Whenever people ask me how my experience of supermarket work during a pandemic has been, my standard answer is ‘interesting’, simply because I do not think I would have time to explain it fully. One minute, I am being applauded and told how brave I am for being a ‘key worker’, the next I am being sneered at because we do not have eggs/flour/toilet roll/whatever product people are bulk-buying this week. With millions expected to be furloughed, or lose their jobs altogether, due to Covid-19, including some close friends and family, I am hyper-aware that I am seriously lucky to be working at all. However, it has definitely not been easy.

Anyone who has ever worked in retail will tell you that it is never the friendly, polite customers who you remember. I have been lucky in that I have not experienced many true horror stories, just the occasional passive aggressive comment about how our lack of stock ‘is not good enough’, and a few customers who thinks it is acceptable in the midst of a literal pandemic to lick their fingers to grab a ten pound note (it is not) or reel off the list of symptoms they have had for the last few days (please do not do this). My personal favourite was a woman who told me that the entire situation was the animals giving humans a taste of their own medicine for the way they have been treated over the years, whilst passing me five kinds of dairy product from her basket to scan and bag, and asking my manager if we had any chicken out in the back- make of that what you will.

Having said this, the crisis has absolutely brought out the best in the vast majority of people. Customers are incredibly supportive of what we do, and we have had chocolates and cards left in the break room to prove it. I have worked in retail for almost a year and I have never been thanked simply for doing my job as much as I have in the last four weeks. Please do not get me wrong, I appreciate people being nice and seeing the value of what we do, but I can not help feeling guilty when people describe me as a ‘key worker’. Whilst according to the Government’s definition, it is the truth, there is a sense of imposter syndrome which comes along with it: I do not put my life at risk to save others like anyone working in the NHS or social care system, or any of the other people who I would consider key workers. I just stack shelves and scan people’s groceries, exactly the same as I did before, and I have found it quite difficult to adjust to these changed perceptions.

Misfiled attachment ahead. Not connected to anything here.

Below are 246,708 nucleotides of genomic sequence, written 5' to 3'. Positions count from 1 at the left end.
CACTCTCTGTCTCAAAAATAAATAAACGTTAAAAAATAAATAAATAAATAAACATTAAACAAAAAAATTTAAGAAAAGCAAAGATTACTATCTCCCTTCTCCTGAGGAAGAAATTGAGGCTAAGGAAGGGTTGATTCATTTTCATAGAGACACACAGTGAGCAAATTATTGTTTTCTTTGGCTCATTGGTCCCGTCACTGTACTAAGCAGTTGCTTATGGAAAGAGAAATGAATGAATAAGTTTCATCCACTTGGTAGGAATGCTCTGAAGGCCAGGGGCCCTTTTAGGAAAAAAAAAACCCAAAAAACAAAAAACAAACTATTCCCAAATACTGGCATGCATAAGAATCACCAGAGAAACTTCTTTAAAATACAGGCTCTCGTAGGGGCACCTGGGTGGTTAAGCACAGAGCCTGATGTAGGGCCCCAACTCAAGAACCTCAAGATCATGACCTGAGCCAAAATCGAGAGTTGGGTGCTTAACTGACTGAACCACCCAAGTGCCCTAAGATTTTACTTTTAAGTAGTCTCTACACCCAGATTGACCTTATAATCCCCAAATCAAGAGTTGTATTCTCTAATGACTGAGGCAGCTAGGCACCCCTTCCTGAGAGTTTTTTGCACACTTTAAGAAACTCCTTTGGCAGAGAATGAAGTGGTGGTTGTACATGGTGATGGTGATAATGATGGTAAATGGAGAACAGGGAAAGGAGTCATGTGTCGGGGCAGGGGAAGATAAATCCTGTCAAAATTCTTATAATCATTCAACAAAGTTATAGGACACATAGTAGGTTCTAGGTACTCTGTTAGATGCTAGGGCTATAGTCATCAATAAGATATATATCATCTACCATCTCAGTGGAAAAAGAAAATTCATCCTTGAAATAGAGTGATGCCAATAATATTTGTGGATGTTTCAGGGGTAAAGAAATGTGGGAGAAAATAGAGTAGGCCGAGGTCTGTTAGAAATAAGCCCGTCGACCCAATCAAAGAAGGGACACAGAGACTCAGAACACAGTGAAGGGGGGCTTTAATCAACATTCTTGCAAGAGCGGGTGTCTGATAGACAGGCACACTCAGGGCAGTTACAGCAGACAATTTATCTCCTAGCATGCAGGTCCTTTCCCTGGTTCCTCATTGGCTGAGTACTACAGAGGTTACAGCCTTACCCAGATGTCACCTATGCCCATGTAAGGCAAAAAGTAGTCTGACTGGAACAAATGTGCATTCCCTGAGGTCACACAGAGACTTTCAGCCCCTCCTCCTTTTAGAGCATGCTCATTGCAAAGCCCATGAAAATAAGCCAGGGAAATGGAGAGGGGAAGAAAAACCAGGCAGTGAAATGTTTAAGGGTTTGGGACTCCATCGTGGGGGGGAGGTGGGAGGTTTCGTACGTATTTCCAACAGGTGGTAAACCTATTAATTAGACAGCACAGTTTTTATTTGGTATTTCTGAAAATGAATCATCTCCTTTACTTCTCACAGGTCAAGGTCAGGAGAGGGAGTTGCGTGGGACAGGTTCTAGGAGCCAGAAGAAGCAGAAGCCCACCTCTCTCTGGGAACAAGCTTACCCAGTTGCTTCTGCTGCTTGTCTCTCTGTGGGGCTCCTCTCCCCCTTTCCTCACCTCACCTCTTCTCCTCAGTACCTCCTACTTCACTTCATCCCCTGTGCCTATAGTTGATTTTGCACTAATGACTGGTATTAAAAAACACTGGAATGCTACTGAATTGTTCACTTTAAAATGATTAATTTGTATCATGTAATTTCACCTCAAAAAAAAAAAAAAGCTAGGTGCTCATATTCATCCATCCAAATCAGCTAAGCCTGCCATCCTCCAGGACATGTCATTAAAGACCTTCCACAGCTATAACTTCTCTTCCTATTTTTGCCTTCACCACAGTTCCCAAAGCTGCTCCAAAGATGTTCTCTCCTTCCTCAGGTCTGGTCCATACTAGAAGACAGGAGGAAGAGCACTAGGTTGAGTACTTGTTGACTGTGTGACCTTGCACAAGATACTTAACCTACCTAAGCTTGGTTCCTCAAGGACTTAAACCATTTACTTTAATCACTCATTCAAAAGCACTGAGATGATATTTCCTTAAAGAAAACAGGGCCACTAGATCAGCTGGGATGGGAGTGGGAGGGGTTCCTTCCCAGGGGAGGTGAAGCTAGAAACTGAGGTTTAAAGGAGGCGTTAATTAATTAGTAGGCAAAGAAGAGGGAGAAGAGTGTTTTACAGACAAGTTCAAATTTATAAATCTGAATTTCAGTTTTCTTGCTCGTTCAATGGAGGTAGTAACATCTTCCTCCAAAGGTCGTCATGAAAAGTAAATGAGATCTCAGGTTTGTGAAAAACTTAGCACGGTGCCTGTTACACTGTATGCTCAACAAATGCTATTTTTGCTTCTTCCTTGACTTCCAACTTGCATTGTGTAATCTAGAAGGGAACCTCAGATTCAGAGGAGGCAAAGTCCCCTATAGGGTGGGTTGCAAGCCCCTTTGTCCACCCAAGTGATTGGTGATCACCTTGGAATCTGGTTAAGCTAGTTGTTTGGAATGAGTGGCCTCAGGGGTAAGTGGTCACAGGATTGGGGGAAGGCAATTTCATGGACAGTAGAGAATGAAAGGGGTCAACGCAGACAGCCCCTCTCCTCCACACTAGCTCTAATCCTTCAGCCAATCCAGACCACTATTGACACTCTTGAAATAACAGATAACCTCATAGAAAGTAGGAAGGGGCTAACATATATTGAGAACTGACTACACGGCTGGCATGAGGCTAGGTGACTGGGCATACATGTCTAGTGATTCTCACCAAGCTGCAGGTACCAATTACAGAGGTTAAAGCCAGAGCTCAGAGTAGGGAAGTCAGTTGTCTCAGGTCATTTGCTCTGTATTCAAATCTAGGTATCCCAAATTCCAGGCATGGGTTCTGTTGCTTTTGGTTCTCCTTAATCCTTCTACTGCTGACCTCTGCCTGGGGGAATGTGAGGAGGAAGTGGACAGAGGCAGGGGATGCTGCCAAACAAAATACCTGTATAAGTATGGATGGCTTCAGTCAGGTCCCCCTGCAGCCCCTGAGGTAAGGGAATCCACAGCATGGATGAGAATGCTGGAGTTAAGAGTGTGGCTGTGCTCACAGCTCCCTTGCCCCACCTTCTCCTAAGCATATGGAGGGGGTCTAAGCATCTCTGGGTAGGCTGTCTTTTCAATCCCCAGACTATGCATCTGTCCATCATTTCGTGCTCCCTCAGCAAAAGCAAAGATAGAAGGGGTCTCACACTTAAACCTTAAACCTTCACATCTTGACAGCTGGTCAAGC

Things which were completely alien concepts when I first came home from university and went back to work have become part of the ‘new normal’: staying 2 metres away from people has become second nature, and I have finally embraced face masks and the other PPE we have been given, after being told I look like an extra in Grey’s Anatomy. The other challenge, which I have not been doing so well with, is fitting in my degree around this. Self-motivation has never exactly been my strong point (hence why I am writing this instead of doing any of my actual assignments), let alone when I am fitting in short bursts of writing and research around shifts, and only attending lectures and seminars from my bed. However, online learning does give me the opportunity to catch up on sessions I have missed when I have been on shifts, which is a positive, and allows me to be a bit more flexible with when and how I study. With any luck this will become a part of the ‘new normal’ too. 

I am interested to see whether this newfound respect for ‘key workers’ is maintained after this crisis is over. Will we continue to respect medical professionals, retail workers, carers, delivery drivers and fruit pickers, or will society revert to its mindless worship of celebrities and footballers as soon as there is less to worry about? I am not optimistic, but people can sometimes surprise us, so we will have to wait and see. 


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